Welcome to the blog for paula winicur design

Thanks so much for visiting my blog! Here you will find samples of current projects,
as well as things that inspire me. I do hope you enjoy it. Please feel free to post feedback,
email me, and share samples of your projects. To see more of my work, please visit my website.

Wednesday, June 30, 2010

Carrot Cake

I feel weird admitting this but the truth is... I’ve never really liked carrot cake. I always felt that I should like it, especially because I love spice cake, but when it comes right down to it, I can’t get past stringy pieces of carrot in my cake. I don’t like shredded carrot in my salad, and I feel it has no place in baked goods. It also brings back memories of carrot tzimmis, a dish my mom always loved and tried to get me to eat, but again, there were those stringy pieces of carrot I couldn’t get past. And carrot tzimmis is actually made using carrot peels, at least that's the way I've always seen it, so it just seems like someone took what was supposed to go into the garbage and put it on a plate. And don’t get me started on putting raisins in tzimmis, those are just two foods that were never meant to go together that way. Sorry, Mameleh. I always loved your kasha varnishkes though!

But today is the birthday of one of my coworkers, and carrot cake is his favorite. And since I like to make people happy on their birthdays, I wanted to make him carrot cake cupcakes. But I just wasn’t happy about the shredded carrot. And then it hit me. Why not make the carrot behave like canned pumpkin does in pumpkin cake? It’s so logical, I can’t believe it never occurred to me before. We have this awesome little baby food maker that steams and purees food, all you have to do is cut it up into little pieces first. So I peeled and cut the carrots and threw them into the machine, and voila! Perfect. (I meant to take a picture of the pureed carrot but I totally forgot, so just imagine a bowl of orange puree. It looks like pumpkin puree but a little more orange and a little less wet.) If you don’t have a Beaba Babycook machine, I think you could just boil or steam the carrots and then puree them in a food processor for the same effect.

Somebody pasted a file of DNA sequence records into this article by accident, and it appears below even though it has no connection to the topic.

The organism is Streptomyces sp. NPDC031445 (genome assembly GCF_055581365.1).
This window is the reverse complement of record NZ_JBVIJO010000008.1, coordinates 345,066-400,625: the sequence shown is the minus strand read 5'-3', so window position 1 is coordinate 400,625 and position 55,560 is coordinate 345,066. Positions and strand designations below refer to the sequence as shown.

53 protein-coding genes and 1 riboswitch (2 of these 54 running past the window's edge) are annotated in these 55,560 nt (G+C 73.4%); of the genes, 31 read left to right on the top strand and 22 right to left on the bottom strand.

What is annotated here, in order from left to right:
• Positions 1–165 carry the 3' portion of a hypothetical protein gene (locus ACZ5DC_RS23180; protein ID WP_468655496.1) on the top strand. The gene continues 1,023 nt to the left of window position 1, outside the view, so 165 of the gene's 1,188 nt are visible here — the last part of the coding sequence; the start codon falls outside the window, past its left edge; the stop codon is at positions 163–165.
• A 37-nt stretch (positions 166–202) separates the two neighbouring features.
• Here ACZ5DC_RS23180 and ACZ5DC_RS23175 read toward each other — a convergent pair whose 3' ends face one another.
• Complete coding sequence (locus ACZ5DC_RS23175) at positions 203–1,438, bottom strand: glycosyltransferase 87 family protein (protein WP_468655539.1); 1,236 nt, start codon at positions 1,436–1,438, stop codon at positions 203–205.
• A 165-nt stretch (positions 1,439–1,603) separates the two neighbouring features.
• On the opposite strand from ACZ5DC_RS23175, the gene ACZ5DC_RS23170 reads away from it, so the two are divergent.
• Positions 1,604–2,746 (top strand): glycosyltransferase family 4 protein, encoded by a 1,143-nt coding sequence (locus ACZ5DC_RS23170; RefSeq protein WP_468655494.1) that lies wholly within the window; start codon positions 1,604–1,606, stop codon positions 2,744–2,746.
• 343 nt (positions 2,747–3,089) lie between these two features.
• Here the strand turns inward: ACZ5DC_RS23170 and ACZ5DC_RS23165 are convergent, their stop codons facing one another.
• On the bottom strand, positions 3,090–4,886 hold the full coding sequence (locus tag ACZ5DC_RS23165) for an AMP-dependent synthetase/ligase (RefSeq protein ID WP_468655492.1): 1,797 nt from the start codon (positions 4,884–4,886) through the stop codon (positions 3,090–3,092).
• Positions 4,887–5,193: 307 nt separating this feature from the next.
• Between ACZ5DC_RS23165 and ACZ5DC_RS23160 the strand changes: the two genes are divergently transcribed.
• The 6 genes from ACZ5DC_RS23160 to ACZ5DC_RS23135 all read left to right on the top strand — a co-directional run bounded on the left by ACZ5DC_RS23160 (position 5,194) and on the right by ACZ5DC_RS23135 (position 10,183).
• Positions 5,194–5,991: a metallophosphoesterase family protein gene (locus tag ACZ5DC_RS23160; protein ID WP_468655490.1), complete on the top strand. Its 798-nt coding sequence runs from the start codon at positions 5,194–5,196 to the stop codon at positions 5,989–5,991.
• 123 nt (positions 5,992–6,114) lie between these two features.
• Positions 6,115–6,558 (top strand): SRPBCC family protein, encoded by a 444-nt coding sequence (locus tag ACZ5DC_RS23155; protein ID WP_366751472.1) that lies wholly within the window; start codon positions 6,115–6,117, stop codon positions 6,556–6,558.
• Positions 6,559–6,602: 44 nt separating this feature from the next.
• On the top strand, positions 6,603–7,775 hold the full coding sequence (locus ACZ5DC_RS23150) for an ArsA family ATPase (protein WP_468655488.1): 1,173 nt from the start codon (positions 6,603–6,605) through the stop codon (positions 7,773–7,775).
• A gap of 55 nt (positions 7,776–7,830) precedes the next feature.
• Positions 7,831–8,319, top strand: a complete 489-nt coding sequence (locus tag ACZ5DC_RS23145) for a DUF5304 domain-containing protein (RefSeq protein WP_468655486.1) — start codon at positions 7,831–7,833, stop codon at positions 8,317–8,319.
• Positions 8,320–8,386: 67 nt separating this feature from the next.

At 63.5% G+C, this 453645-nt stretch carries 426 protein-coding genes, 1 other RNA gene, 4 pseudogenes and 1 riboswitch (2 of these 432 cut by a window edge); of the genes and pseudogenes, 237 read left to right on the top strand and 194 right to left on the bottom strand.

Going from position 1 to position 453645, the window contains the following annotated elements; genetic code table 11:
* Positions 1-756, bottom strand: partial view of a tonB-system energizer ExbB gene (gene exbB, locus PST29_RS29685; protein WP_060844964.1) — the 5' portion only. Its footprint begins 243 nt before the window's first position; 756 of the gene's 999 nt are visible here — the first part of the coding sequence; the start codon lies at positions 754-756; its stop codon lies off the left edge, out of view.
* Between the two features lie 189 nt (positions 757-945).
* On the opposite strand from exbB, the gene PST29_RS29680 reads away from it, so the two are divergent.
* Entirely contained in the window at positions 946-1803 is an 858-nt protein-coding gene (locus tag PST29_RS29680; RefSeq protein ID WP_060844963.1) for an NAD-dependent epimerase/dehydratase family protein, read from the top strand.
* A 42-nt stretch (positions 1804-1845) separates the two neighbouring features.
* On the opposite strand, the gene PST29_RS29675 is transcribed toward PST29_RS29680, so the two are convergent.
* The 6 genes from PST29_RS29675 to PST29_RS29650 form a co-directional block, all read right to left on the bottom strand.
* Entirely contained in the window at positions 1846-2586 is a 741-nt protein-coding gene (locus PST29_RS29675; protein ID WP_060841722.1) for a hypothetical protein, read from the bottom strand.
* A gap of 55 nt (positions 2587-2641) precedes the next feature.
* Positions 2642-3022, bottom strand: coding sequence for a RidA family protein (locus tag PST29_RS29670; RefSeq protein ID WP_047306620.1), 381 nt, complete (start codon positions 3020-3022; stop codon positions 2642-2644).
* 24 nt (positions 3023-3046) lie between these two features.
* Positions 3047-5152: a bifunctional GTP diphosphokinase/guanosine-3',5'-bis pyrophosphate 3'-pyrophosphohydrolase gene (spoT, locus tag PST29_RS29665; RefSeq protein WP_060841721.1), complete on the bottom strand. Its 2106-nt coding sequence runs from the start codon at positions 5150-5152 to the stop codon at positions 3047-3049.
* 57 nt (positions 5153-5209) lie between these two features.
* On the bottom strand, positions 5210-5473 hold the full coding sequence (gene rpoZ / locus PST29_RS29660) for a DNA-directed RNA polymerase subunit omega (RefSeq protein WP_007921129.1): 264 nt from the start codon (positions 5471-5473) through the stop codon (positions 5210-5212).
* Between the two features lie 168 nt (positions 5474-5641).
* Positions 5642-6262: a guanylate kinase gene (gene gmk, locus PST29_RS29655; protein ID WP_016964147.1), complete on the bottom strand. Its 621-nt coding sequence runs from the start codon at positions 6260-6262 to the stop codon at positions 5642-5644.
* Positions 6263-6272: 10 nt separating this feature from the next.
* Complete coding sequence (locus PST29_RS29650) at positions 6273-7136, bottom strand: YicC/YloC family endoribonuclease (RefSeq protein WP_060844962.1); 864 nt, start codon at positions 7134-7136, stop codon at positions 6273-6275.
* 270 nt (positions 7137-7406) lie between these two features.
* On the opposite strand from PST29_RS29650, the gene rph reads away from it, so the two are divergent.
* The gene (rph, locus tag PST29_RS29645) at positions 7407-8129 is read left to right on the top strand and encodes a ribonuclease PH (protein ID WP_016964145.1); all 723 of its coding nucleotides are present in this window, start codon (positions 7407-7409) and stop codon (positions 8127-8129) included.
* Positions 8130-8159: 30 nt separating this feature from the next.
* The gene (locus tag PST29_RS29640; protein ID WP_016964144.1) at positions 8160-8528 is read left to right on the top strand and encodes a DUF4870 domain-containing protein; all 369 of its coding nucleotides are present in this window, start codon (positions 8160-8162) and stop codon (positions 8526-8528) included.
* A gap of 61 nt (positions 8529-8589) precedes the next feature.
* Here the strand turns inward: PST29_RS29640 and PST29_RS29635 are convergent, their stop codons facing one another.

I used this recipe from Smitten Kitchen. I love her -- I think she’s brilliant. The only thing I changed, besides the carrot, was to cut the sugar down to 1-1/2 cups rather than 2, because I like cakes that are a little less sweet, especially when there’s a sweet frosting, but that’s a personal preference. I think the carrot puree actually improves the consistency because it helps keep them moister than shredded carrot would. And of course the cream cheese frosting makes them delicious.

So there you have it. Carrot puree. I think it’s an idea whose time has come.

Wednesday, June 23, 2010

Tessa’s birthday (part 2 - the party)

Once I created the invitations, as described in my last post, it was then on to planning the party. With the color scheme decided (black, white, and Tess’ signature blue -- Yes, my 1-year-old daughter has a signature color. What, is that not normal?), I just needed to figure out the food. Because, really, its only a party when theres food, or more specifically dessert, involved. For years now I have wanted to try to make petit fours, which have been a favorite of mine since I was a little girl. And I once saw Martha Stewart make them and thought, wouldn't that be fun?Folks, please dont try this at home. I was too stubborn to believe it when people told me I shouldn't do it. Even professional pastry chefs. What do they know, I thought. My love for my daughter will conquer the difficulties of assembling tiny layers of cake and fondant. Um... yeah, not so much. But, now I know for myself. Im glad I made them, and in the end they looked pretty, but its not happening again. (Unless of course Tess asks me to make them for her some time in the future. Im a sucker for that kid.)